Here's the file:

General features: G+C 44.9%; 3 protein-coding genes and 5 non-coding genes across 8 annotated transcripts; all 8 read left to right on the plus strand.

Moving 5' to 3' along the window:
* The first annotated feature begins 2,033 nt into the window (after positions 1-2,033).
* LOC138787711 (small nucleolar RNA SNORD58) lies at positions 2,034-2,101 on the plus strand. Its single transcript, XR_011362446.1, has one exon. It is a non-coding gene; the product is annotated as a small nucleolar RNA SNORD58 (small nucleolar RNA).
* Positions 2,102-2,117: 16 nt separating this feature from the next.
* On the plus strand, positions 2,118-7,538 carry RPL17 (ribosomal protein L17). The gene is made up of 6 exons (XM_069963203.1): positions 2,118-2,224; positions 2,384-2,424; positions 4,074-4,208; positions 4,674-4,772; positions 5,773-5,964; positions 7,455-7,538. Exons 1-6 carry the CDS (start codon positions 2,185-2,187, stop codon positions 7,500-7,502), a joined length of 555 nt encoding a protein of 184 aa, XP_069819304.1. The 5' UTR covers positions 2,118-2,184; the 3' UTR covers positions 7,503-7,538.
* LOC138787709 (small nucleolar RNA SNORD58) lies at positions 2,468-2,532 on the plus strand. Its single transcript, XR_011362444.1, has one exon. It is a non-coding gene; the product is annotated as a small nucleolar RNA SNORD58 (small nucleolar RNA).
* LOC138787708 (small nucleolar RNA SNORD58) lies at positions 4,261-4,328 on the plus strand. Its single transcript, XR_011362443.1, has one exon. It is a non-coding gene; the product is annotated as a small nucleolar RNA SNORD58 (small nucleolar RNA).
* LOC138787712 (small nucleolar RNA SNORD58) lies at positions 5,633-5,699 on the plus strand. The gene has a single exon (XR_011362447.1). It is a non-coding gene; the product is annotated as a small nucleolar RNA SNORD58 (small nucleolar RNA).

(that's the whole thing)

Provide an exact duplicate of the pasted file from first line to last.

General features: G+C 44.9%; 3 protein-coding genes and 5 non-coding genes across 8 annotated transcripts; all 8 read left to right on the plus strand.

Moving 5' to 3' along the window:
* The first annotated feature begins 2,033 nt into the window (after positions 1-2,033).
* LOC138787711 (small nucleolar RNA SNORD58) lies at positions 2,034-2,101 on the plus strand. Its single transcript, XR_011362446.1, has one exon. It is a non-coding gene; the product is annotated as a small nucleolar RNA SNORD58 (small nucleolar RNA).
* Positions 2,102-2,117: 16 nt separating this feature from the next.
* On the plus strand, positions 2,118-7,538 carry RPL17 (ribosomal protein L17). The gene is made up of 6 exons (XM_069963203.1): positions 2,118-2,224; positions 2,384-2,424; positions 4,074-4,208; positions 4,674-4,772; positions 5,773-5,964; positions 7,455-7,538. Exons 1-6 carry the CDS (start codon positions 2,185-2,187, stop codon positions 7,500-7,502), a joined length of 555 nt encoding a protein of 184 aa, XP_069819304.1. The 5' UTR covers positions 2,118-2,184; the 3' UTR covers positions 7,503-7,538.
* LOC138787709 (small nucleolar RNA SNORD58) lies at positions 2,468-2,532 on the plus strand. Its single transcript, XR_011362444.1, has one exon. It is a non-coding gene; the product is annotated as a small nucleolar RNA SNORD58 (small nucleolar RNA).
* LOC138787708 (small nucleolar RNA SNORD58) lies at positions 4,261-4,328 on the plus strand. Its single transcript, XR_011362443.1, has one exon. It is a non-coding gene; the product is annotated as a small nucleolar RNA SNORD58 (small nucleolar RNA).
* LOC138787712 (small nucleolar RNA SNORD58) lies at positions 5,633-5,699 on the plus strand. The gene has a single exon (XR_011362447.1). It is a non-coding gene; the product is annotated as a small nucleolar RNA SNORD58 (small nucleolar RNA).